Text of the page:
Politics Magazine

Right Said Ed

Posted on the 25 September 2013 by Thepoliticalidealist @JackDarrant

Team Miliband has been releasing policy documents like there’s no tomorrow at Labour Party Conference, which is being held in the bustling bohemian seaside resort of Brighton and Hove. The hope is that the vacuum of policy and ideology which was a few months ago threatening to implode Miliband’s leadership will be filled once and for all. Miliband said the day before Conference that Labour is “rebuilding democratic socialism”. And in fact, this seems to be true if you look to the headlines produced by Conference, though I note that the (welcome) resurrection of the word ‘comrade’ in the Labour leader’s vocabulary is much less visible compared to last year!

Though I’ve yet to watch Miliband’s speech in full, I have read and reread it and understand it was very well received by the audience. Though I must say, the “Britain can do better than this” theme, though a particularly apt one, did not endure the somewhat laboured (no pun intended) repetition that it was subjected to. However, though it is rare for a red-blooded socialist such as myself to so absolutely agree with the Labour leadership, when Miliband articulated the futility of the “Global Race” that the Conservative Party is so keen on, I was tempted to sue Miliband for plagiarism:

Britain can’t win a race for the lowest wages against countries where wages rates are pennies an hour and the more we try,the worse things will get for you. Britain can’t win a race for the fewest rights at work,against the sweat shops of the world and the more we try the worse things will get for you. And Britain can’t win a race for the lowest skilled jobs against countries where kids leave
school at the age of 11.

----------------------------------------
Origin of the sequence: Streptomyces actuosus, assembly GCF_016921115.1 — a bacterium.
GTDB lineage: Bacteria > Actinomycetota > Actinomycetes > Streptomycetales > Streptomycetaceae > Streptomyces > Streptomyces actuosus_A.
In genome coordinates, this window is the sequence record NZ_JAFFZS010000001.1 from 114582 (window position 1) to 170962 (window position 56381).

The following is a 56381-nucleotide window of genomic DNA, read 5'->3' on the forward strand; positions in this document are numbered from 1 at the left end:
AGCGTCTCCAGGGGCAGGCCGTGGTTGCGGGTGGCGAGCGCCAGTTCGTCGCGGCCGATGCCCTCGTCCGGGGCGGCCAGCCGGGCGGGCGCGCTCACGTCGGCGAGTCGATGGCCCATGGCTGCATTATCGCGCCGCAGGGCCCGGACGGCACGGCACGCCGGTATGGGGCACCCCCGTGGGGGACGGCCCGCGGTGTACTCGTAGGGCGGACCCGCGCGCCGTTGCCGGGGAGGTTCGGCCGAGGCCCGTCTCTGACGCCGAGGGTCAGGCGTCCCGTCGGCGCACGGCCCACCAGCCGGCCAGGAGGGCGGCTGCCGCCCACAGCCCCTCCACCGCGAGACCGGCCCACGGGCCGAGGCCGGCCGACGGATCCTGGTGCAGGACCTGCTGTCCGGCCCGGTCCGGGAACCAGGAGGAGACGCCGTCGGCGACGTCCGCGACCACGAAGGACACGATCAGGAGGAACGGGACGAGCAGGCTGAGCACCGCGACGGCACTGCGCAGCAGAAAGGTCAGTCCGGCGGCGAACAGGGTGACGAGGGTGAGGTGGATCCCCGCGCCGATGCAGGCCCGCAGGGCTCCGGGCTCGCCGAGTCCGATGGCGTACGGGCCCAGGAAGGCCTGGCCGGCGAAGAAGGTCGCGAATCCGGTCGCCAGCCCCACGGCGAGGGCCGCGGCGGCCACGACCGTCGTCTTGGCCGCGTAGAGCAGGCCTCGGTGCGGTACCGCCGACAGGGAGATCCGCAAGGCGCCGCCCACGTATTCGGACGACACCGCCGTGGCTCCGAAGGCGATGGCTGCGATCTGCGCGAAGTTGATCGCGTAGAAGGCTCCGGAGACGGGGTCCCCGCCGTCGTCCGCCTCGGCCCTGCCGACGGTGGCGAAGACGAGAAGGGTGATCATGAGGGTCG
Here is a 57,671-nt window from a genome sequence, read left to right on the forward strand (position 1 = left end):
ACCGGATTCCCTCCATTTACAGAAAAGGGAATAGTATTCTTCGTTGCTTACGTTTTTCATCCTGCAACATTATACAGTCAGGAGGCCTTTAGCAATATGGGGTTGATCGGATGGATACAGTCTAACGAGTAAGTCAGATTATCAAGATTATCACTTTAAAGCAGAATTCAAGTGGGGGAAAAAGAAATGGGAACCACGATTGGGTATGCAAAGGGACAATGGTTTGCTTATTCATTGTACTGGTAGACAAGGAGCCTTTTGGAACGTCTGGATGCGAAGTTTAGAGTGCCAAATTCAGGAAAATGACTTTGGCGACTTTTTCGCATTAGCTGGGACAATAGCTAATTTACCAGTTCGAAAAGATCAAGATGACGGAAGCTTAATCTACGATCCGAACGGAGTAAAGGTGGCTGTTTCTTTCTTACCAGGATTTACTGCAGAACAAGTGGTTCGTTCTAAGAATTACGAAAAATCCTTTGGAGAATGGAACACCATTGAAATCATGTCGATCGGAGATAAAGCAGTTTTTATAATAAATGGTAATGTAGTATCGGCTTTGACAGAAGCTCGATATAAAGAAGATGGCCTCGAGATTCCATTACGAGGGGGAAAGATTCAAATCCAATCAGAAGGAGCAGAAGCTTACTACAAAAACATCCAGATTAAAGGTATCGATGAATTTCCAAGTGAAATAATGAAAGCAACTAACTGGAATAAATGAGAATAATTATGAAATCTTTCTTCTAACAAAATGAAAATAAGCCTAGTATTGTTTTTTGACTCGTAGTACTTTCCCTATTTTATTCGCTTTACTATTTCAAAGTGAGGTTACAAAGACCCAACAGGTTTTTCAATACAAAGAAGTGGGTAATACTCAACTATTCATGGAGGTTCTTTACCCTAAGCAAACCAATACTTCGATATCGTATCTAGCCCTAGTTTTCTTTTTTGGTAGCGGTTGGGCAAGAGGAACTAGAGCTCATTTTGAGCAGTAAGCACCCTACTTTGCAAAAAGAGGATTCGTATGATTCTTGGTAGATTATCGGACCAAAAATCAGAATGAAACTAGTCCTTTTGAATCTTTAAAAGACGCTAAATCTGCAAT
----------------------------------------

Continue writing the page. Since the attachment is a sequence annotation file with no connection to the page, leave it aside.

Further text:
We desperately need a government that understands that.

The part of Miliband’s speech that attracted most media attention is a policy announcement which has caught many of us by surprise. Labour would freeze gas and electricity prices until 2017 if it wins the general election which is rapidly accelerating towards us. It will simply prohibit energy companies from raising tariffs during the 20 month period, in which it would also move to break up the “Big 6″ cartel of energy firms which have inflicted double digit energy price rises on British households every year since 2009. The details are inevitably vague: Labour must anticipate and close any loopholes that may exist in the policy.

The media hates what they are calling “70s style price controls”. The energy industry within minutes was warning of power cuts, spiralling carbon emissions and the early coming of the Day of Judgment. The public, however, are seeing through the propaganda and see the situation as it is: at last, a politician who is actually on their side and prepared to smash vested interests to help them. No wonder business leaders are running scared: once the political quantum leap of the realisation that the markets aren’t always right is made, anything is possible. Look out, “one percent”! Our politicians are beginning to rediscover principle.

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